Promotions & Impostor Syndrome

In one moment you can feel like a total fraud and that you're not good enough to be in your position. The very next moment, you're wondering why you're getting passed up for promotion, offended by the injustice of it all.

Welcome to Impostor Syndrome.

One of the things to remember is that Impostor Syndrome is not about ability. It mostly affects high achievers, people that are able to successfully tackle the most complicated and meatiest projects.

As we navigate these complex and tricky projects, doubt is sure to rise in us all. That's what makes you good at what you do. You are self-reflective, questioning your actions, wondering how you can make a bigger impact, thinking about your next move.

It crosses into dangerous territory when you begin to hyper-focus on your mistakes, and ignore your gains; When you are second-guessing yourself, not for strategic purposes, but because you're trying to avoid getting in trouble; When you're quietly doing your work but not showcasing it because you're worried about what other people will think.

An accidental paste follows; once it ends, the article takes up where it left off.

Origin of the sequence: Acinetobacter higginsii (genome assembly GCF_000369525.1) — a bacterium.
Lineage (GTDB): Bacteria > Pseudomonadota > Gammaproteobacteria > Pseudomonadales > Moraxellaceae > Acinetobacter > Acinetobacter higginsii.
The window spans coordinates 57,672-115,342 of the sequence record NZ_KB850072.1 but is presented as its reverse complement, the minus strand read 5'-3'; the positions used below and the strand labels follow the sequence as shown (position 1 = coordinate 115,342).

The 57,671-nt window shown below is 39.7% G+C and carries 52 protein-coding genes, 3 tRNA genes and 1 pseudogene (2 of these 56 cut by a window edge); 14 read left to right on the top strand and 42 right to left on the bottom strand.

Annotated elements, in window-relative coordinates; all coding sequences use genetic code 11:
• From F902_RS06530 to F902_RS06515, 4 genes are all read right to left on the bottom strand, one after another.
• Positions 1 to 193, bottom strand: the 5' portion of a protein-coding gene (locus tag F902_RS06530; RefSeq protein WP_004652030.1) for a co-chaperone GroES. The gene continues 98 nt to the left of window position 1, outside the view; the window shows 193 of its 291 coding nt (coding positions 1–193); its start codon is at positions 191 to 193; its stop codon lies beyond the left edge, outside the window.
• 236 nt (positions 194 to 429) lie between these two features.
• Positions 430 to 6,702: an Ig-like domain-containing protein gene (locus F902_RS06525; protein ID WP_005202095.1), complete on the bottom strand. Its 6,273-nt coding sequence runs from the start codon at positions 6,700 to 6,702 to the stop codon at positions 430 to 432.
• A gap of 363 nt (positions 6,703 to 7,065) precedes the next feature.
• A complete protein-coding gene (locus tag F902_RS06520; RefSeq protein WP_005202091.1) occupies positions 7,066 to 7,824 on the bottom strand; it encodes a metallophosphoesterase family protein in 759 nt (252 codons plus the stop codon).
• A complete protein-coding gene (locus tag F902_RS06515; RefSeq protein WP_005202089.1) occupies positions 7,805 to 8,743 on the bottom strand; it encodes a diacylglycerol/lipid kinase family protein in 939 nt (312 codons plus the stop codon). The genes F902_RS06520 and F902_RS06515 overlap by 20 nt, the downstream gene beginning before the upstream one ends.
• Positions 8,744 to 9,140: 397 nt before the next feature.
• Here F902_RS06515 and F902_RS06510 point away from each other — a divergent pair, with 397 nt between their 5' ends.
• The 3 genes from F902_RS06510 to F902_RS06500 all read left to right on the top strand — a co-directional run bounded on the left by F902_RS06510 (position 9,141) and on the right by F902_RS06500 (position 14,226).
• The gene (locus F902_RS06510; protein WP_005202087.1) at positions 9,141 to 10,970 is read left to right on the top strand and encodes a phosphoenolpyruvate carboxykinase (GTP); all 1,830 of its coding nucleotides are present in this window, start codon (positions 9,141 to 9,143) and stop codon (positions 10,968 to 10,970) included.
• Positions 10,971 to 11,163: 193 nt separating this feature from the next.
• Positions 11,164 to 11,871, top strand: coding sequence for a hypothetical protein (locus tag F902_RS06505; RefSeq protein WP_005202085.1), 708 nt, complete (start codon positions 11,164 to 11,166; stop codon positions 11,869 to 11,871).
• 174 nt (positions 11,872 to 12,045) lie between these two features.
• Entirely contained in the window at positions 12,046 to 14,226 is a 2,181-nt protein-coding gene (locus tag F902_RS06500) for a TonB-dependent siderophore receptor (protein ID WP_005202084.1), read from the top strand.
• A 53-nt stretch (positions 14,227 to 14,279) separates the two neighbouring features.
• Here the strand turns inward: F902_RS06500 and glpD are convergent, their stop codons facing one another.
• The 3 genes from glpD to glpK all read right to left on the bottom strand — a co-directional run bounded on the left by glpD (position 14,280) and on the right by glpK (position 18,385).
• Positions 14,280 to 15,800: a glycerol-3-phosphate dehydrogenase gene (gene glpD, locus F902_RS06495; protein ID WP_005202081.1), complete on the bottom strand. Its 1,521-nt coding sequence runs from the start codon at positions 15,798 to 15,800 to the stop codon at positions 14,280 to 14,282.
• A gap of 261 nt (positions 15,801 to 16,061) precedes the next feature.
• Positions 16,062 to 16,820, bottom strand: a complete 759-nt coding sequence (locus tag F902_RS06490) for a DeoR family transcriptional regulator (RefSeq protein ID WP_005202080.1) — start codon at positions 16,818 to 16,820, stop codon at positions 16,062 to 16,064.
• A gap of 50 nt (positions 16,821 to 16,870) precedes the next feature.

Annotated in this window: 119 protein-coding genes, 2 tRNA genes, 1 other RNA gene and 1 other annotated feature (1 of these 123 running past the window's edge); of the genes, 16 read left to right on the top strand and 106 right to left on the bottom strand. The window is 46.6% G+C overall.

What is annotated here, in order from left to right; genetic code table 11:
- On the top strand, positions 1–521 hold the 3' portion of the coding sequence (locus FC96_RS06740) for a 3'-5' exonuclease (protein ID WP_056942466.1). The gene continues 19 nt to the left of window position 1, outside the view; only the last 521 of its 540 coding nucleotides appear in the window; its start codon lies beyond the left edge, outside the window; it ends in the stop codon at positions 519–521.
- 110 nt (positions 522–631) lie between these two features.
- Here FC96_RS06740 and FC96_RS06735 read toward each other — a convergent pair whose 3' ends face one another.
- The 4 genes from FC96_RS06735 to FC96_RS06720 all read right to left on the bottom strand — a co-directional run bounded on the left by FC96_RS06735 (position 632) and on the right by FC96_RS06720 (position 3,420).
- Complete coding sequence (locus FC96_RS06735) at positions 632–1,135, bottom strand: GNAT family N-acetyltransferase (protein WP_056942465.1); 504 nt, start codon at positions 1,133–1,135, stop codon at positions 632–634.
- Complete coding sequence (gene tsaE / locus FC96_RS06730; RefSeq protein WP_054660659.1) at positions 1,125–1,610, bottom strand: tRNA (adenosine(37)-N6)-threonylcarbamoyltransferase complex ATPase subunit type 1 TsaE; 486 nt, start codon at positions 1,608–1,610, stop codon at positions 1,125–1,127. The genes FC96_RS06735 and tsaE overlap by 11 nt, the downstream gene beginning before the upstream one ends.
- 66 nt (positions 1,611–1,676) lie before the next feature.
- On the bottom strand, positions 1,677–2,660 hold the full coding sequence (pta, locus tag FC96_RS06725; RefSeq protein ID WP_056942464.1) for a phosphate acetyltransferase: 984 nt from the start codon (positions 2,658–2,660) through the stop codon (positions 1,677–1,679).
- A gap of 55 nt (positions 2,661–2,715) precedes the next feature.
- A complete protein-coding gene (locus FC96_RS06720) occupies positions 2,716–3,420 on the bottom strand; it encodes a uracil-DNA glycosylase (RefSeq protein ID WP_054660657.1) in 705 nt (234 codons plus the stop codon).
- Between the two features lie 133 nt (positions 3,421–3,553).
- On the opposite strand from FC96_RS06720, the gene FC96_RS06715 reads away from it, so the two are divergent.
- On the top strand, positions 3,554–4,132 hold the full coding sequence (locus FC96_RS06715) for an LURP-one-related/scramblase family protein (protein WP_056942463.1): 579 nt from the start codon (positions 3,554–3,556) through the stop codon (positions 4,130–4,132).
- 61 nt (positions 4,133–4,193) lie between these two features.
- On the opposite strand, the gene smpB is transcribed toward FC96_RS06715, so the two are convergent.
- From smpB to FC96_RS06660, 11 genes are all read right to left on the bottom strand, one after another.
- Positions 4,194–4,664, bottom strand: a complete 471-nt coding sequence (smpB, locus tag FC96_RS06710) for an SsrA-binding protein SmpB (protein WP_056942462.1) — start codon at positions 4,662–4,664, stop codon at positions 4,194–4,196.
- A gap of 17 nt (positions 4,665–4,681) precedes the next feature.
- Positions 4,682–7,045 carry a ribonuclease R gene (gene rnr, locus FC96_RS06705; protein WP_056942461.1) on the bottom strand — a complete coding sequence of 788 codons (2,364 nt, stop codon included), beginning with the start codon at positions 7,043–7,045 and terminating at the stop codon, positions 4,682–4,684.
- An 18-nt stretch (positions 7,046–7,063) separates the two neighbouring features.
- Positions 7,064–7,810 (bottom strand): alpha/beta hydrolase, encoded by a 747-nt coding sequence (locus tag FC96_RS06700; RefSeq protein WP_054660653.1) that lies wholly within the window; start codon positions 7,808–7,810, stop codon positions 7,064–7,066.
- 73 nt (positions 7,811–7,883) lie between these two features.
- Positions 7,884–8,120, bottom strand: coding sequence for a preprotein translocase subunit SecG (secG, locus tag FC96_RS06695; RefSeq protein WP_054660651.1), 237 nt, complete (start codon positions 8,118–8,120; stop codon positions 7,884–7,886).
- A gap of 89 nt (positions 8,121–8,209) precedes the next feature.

This is how promotions go to other people.

Companies may be data-driven when it comes to making promotions and decisions, but they are mostly focused on quantitative data, not qualitative data. It's hard to measure one's energy, influence, soft-skills, etc. Yet, these factors absolutely impact one's ability to influence others, be seen and move up the ladder.
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